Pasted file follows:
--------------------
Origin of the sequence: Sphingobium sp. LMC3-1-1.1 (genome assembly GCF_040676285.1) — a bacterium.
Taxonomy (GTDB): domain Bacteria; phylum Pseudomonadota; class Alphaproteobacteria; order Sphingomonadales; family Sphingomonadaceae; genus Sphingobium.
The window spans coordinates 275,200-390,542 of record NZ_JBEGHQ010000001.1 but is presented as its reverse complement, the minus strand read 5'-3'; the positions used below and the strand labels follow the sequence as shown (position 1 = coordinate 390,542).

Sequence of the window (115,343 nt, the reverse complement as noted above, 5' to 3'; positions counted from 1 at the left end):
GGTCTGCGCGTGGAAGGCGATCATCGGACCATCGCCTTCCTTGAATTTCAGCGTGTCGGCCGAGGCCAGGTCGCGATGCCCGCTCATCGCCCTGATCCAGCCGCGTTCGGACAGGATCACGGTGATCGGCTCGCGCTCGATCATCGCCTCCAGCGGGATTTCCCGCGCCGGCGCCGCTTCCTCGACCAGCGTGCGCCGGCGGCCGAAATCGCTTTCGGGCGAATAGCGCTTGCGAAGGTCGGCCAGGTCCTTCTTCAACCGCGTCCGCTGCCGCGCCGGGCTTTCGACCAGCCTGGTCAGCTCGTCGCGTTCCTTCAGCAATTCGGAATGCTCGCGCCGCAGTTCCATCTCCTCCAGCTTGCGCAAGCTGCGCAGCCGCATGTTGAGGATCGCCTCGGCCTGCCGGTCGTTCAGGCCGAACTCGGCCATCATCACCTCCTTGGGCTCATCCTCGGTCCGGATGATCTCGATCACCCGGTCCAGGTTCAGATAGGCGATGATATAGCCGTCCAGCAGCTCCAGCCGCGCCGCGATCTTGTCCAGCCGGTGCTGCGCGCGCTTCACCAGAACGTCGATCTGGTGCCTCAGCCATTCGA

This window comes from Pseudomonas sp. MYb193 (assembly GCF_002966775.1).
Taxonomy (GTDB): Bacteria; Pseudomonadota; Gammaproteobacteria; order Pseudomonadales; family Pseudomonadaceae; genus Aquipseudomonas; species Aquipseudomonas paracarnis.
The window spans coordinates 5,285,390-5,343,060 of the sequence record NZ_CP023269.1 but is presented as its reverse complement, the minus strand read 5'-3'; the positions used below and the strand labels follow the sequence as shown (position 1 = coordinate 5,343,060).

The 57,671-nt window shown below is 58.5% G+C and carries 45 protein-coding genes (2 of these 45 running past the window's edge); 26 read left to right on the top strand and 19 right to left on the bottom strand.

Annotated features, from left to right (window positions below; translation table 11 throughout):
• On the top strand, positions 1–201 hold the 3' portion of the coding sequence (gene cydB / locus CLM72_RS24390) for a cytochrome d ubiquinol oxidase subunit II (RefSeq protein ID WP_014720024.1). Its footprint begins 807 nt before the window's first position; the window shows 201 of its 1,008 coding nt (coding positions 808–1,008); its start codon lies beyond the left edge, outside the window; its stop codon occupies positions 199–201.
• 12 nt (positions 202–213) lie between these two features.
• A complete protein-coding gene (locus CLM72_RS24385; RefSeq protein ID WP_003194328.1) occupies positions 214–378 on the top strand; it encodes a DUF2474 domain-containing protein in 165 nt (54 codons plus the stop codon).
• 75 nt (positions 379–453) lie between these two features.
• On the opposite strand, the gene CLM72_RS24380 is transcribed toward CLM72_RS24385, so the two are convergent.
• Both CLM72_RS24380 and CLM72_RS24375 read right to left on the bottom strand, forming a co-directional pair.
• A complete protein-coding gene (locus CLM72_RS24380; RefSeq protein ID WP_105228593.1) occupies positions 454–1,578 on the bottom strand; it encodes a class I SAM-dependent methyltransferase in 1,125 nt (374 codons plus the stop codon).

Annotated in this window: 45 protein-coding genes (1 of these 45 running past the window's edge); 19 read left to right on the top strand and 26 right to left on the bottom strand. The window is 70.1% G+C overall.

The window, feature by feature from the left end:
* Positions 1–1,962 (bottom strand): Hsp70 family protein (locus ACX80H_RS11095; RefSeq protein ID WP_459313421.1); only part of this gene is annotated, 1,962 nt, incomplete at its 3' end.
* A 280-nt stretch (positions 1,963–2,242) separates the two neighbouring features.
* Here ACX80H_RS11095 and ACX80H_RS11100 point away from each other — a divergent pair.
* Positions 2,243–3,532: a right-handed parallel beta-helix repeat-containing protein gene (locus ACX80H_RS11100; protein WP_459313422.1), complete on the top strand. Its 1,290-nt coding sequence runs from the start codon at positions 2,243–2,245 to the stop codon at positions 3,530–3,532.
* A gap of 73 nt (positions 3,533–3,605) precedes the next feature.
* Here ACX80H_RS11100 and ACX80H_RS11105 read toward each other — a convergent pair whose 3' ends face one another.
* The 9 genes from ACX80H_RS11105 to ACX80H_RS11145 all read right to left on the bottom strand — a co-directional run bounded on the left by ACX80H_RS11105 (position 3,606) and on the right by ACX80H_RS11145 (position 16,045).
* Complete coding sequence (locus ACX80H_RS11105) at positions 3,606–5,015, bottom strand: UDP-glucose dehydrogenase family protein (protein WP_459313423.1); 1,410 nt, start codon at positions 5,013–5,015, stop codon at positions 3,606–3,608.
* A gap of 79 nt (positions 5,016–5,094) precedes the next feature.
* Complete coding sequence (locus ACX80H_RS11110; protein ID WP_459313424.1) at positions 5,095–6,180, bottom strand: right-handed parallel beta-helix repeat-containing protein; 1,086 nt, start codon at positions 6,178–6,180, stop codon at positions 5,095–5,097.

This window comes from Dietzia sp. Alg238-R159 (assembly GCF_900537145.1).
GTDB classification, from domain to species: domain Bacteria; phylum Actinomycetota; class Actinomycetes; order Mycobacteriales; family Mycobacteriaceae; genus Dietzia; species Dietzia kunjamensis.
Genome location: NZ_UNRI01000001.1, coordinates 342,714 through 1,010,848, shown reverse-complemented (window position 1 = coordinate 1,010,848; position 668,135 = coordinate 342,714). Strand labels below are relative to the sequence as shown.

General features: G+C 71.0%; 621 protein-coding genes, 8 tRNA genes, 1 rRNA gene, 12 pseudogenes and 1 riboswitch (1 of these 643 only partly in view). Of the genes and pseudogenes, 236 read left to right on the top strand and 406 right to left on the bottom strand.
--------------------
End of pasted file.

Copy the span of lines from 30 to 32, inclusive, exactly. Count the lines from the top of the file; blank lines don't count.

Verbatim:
This window comes from Dietzia sp. Alg238-R159 (assembly GCF_900537145.1).
GTDB classification, from domain to species: domain Bacteria; phylum Actinomycetota; class Actinomycetes; order Mycobacteriales; family Mycobacteriaceae; genus Dietzia; species Dietzia kunjamensis.
Genome location: NZ_UNRI01000001.1, coordinates 342,714 through 1,010,848, shown reverse-complemented (window position 1 = coordinate 1,010,848; position 668,135 = coordinate 342,714). Strand labels below are relative to the sequence as shown.